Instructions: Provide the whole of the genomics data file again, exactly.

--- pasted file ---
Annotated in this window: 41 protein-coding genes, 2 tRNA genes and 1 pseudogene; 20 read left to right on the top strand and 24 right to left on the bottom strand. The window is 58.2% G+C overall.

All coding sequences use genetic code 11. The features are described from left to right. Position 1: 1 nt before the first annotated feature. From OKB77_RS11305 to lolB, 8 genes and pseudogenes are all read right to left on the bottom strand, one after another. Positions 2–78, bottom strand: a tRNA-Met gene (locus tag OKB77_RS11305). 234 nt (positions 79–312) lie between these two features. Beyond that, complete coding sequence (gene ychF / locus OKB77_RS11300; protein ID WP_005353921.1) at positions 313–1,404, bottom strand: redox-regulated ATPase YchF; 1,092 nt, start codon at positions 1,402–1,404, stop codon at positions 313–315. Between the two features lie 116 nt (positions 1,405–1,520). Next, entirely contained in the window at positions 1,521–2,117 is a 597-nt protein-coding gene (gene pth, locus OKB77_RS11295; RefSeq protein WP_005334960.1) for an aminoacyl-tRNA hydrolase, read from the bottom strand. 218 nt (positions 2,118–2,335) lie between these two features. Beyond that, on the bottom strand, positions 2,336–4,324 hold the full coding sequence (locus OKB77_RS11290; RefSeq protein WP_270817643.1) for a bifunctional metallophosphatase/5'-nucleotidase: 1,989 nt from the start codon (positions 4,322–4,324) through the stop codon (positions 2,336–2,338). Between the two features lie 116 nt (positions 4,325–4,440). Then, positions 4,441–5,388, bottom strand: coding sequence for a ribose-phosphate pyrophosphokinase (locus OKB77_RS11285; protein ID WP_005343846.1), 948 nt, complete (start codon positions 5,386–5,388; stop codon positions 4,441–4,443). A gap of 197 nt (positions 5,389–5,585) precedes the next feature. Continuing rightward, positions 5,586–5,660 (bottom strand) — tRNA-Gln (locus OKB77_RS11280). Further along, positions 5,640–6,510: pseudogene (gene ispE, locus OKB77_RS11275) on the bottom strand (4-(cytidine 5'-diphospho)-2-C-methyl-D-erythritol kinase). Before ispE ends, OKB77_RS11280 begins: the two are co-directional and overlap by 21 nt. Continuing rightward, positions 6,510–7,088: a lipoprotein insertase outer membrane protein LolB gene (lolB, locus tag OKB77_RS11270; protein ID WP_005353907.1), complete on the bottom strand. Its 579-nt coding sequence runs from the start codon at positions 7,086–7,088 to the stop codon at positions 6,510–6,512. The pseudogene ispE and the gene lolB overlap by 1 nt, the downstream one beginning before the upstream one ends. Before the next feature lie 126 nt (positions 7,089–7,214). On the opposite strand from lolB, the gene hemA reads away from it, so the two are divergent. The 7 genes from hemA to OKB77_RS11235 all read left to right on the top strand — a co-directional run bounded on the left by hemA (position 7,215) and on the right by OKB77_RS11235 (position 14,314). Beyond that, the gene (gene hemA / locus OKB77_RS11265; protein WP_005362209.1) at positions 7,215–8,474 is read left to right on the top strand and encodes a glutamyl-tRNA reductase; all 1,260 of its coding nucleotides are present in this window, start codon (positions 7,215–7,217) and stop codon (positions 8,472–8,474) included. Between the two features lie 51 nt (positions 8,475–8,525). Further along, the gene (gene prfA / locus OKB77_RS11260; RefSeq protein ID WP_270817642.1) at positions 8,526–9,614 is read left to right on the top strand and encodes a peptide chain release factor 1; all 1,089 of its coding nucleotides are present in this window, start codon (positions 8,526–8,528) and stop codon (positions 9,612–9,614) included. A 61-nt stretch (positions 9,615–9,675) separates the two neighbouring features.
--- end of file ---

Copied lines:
Annotated in this window: 41 protein-coding genes, 2 tRNA genes and 1 pseudogene; 20 read left to right on the top strand and 24 right to left on the bottom strand. The window is 58.2% G+C overall.

All coding sequences use genetic code 11. The features are described from left to right. Position 1: 1 nt before the first annotated feature. From OKB77_RS11305 to lolB, 8 genes and pseudogenes are all read right to left on the bottom strand, one after another. Positions 2–78, bottom strand: a tRNA-Met gene (locus tag OKB77_RS11305). 234 nt (positions 79–312) lie between these two features. Beyond that, complete coding sequence (gene ychF / locus OKB77_RS11300; protein ID WP_005353921.1) at positions 313–1,404, bottom strand: redox-regulated ATPase YchF; 1,092 nt, start codon at positions 1,402–1,404, stop codon at positions 313–315. Between the two features lie 116 nt (positions 1,405–1,520). Next, entirely contained in the window at positions 1,521–2,117 is a 597-nt protein-coding gene (gene pth, locus OKB77_RS11295; RefSeq protein WP_005334960.1) for an aminoacyl-tRNA hydrolase, read from the bottom strand. 218 nt (positions 2,118–2,335) lie between these two features. Beyond that, on the bottom strand, positions 2,336–4,324 hold the full coding sequence (locus OKB77_RS11290; RefSeq protein WP_270817643.1) for a bifunctional metallophosphatase/5'-nucleotidase: 1,989 nt from the start codon (positions 4,322–4,324) through the stop codon (positions 2,336–2,338). Between the two features lie 116 nt (positions 4,325–4,440). Then, positions 4,441–5,388, bottom strand: coding sequence for a ribose-phosphate pyrophosphokinase (locus OKB77_RS11285; protein ID WP_005343846.1), 948 nt, complete (start codon positions 5,386–5,388; stop codon positions 4,441–4,443). A gap of 197 nt (positions 5,389–5,585) precedes the next feature. Continuing rightward, positions 5,586–5,660 (bottom strand) — tRNA-Gln (locus OKB77_RS11280). Further along, positions 5,640–6,510: pseudogene (gene ispE, locus OKB77_RS11275) on the bottom strand (4-(cytidine 5'-diphospho)-2-C-methyl-D-erythritol kinase). Before ispE ends, OKB77_RS11280 begins: the two are co-directional and overlap by 21 nt. Continuing rightward, positions 6,510–7,088: a lipoprotein insertase outer membrane protein LolB gene (lolB, locus tag OKB77_RS11270; protein ID WP_005353907.1), complete on the bottom strand. Its 579-nt coding sequence runs from the start codon at positions 7,086–7,088 to the stop codon at positions 6,510–6,512. The pseudogene ispE and the gene lolB overlap by 1 nt, the downstream one beginning before the upstream one ends. Before the next feature lie 126 nt (positions 7,089–7,214). On the opposite strand from lolB, the gene hemA reads away from it, so the two are divergent. The 7 genes from hemA to OKB77_RS11235 all read left to right on the top strand — a co-directional run bounded on the left by hemA (position 7,215) and on the right by OKB77_RS11235 (position 14,314). Beyond that, the gene (gene hemA / locus OKB77_RS11265; protein WP_005362209.1) at positions 7,215–8,474 is read left to right on the top strand and encodes a glutamyl-tRNA reductase; all 1,260 of its coding nucleotides are present in this window, start codon (positions 7,215–7,217) and stop codon (positions 8,472–8,474) included. Between the two features lie 51 nt (positions 8,475–8,525). Further along, the gene (gene prfA / locus OKB77_RS11260; RefSeq protein ID WP_270817642.1) at positions 8,526–9,614 is read left to right on the top strand and encodes a peptide chain release factor 1; all 1,089 of its coding nucleotides are present in this window, start codon (positions 8,526–8,528) and stop codon (positions 9,612–9,614) included. A 61-nt stretch (positions 9,615–9,675) separates the two neighbouring features.